How many times have you read a quote from a major political figure that included words like “uh” or “um?”
Not often, right? Typically, journalists omit such disfluent pauses when citing America’s leaders in order to not make them look foolish.
After all, the vast majority of people commonly use such utterances to fill the silence as they assemble their thoughts. But, you rarely see them left in an article unless it’s part of a verbatim transcript.
Sadly, NBC’s Tracie Potts didn’t give Rep. Duncan Hunter (R-California) such respect Friday in her article about the immigration bill before Congress (emphasis added throughout, h/t NB reader Mike Hatmaker):
California Congressman Duncan Hunter says "we should not trade amnesty for border security. That shouldn't uh, giving uh giving amnesty should not be a condition for border security."
Nice job of making the Congressman look like an illiterate fool, Tracie.
Yet, earlier in her piece, Tracie was much kinder to a popular Democrat senator who conceivably uses more disfluent pauses in his vocalizations than any member of Congress. Alas, none were present in his quote:
Massachusetts Senator Ted Kennedy says "the time for action is now.”
What’s the likelihood that Kennedy actually said, “The, uh, uh, time for, uh, uh, uh, action is, uh, uh, uh, now?”
In reality, folks, if journalists quoted Kennedy accurately throughout the years, articles about him would have likely been twenty percent longer.
Nice job, Tracie.
*****Update: Tracie Potts and NBC News producer Nicole McManus e-mailed me the following on September 14 (published with permission):
Hi, I just ran across your June 16 article on my immigration story and thought I'd explain how the "uhs" appeared in Rep. Duncan Hunter's quote. I report for TV -- not print. The article you saw is a local station's transcript of my broadcast story. Whoever transcribed it obviously did so verbatim, as you correctly note in your article. It's easy to edit "uhs" in print -- not so easy in broadcast. From a technical standpoint, unless there's a shot of the speaker at a different angle (which we often don't get), you can't make that type of edit at all. So sorry - there's no conspiracy here to make Rep. Hunter look like "an illiterate fool," as you suggest. I actually chose that sound because I thought he made the point most succinctly and effectively. And apparently in that particular quote, Sen. Kennedy did not stumble (though I'll agree he does, and we all do, frequently.) Why didn't I choose a sound bite where Rep. Duncan didn't stumble? I no longer have the transcript of his comments but assume it's because, on deadline, that's the best I had to choose from to represent his viewpoint. Believe me, we avoid "uhs" in broadcast whenever possible. With less than 90 seconds to tell the story, I don't have even a second to waste. I appreciate your interest. You make a valid point but in this case, it's not applicable. I'm not registered on Newsbusters.org, but in the name of journalistic integrity, I hope you'll post this information for your readers. Regards, Tracie PottsCorrespondent, NBC News Channel Hi, In addition to Tracie's note, I produced the audio/visual package and we verbate our sots, mainly for audio and video references for other NBC entities who often like to use portions of our package if it is not used in it's entirety. It's good to know exactly what someone says and how long it takes them to say it in broadcast pieces. The two sentences were stated back to back during Hunter's sound on tape (sot). If we changed it to take out the uh's, it would require an edit showing a cuts angle of his news conference (which was not available) or file video (which would not have made sense at that point in the package), would look awkward, and creates more unnecessary work under deadline. If you really read Duncan's quote, he changed thought mid sentence but conveyed his point directly. He almost has more substance then the Kennedy sot so to attribute this to liberal bias is a stretch indeed. It's good to know someone is paying attention, let's make sure it's attention on the right element the next time. If you notice the length of the quotes, it is quite possible that Kennedy did not stutter and in fact he did not at that moment (although you are right about that fact alone, that he tends to stumble with words). Thanks for reading this note and I assume you will correct your article. By the way, did you notice on the link you provided that you could have watched the video package and actually seen the item you wrote about? It's still on there. You can take a look at it and see what I am referencing regarding Duncan's back to back sentences and Kennedy's as well. Nicole McManus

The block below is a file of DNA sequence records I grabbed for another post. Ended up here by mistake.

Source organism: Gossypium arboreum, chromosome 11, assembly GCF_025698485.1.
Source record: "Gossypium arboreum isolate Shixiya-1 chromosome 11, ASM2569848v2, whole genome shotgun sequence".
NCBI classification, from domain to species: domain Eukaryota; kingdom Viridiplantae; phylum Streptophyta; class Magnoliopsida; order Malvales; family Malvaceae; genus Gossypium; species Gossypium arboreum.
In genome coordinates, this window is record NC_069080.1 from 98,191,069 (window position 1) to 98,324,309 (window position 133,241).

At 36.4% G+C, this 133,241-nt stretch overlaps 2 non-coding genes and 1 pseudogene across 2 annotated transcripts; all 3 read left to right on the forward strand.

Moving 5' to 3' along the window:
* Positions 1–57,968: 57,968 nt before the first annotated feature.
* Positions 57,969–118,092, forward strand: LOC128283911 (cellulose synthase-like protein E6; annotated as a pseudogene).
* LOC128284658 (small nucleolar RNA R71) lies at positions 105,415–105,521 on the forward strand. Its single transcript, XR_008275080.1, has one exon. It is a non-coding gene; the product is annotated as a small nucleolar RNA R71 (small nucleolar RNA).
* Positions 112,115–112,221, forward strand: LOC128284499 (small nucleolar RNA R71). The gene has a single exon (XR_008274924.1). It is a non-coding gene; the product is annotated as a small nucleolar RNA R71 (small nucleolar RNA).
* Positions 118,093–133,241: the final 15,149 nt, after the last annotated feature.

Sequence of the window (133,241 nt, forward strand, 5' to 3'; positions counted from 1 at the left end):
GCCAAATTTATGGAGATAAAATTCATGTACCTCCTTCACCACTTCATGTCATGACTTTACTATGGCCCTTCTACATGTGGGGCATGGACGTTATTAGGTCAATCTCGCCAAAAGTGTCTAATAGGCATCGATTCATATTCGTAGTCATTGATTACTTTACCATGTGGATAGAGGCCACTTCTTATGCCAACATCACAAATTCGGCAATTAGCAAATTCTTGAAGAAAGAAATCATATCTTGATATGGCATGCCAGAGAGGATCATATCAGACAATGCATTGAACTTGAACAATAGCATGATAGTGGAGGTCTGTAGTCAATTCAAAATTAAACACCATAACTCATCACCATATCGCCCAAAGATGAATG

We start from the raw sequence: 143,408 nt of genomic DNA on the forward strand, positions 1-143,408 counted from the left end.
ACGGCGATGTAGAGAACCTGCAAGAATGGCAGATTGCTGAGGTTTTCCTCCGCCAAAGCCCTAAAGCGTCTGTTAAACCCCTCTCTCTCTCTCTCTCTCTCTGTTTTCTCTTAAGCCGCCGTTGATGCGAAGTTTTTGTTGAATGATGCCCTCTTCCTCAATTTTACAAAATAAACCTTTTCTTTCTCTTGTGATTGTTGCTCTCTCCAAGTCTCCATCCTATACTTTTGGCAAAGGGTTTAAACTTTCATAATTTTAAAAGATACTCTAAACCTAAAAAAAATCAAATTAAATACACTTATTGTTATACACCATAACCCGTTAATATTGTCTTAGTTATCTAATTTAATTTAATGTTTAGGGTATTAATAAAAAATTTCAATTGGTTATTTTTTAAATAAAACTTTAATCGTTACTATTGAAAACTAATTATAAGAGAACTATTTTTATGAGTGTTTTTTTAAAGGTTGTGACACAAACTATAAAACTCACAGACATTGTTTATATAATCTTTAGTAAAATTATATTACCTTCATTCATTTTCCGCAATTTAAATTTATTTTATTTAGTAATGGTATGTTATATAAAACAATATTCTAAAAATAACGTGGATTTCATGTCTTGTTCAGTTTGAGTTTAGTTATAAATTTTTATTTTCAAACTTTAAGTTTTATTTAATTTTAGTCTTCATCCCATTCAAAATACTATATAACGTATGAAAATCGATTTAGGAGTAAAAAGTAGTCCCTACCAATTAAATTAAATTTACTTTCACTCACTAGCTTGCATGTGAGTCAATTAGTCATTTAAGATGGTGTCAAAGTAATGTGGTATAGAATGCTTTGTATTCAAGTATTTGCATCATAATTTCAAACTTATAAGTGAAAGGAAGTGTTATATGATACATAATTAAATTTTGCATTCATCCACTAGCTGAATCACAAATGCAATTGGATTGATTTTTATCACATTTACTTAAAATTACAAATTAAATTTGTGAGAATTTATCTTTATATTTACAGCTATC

NBC News Channel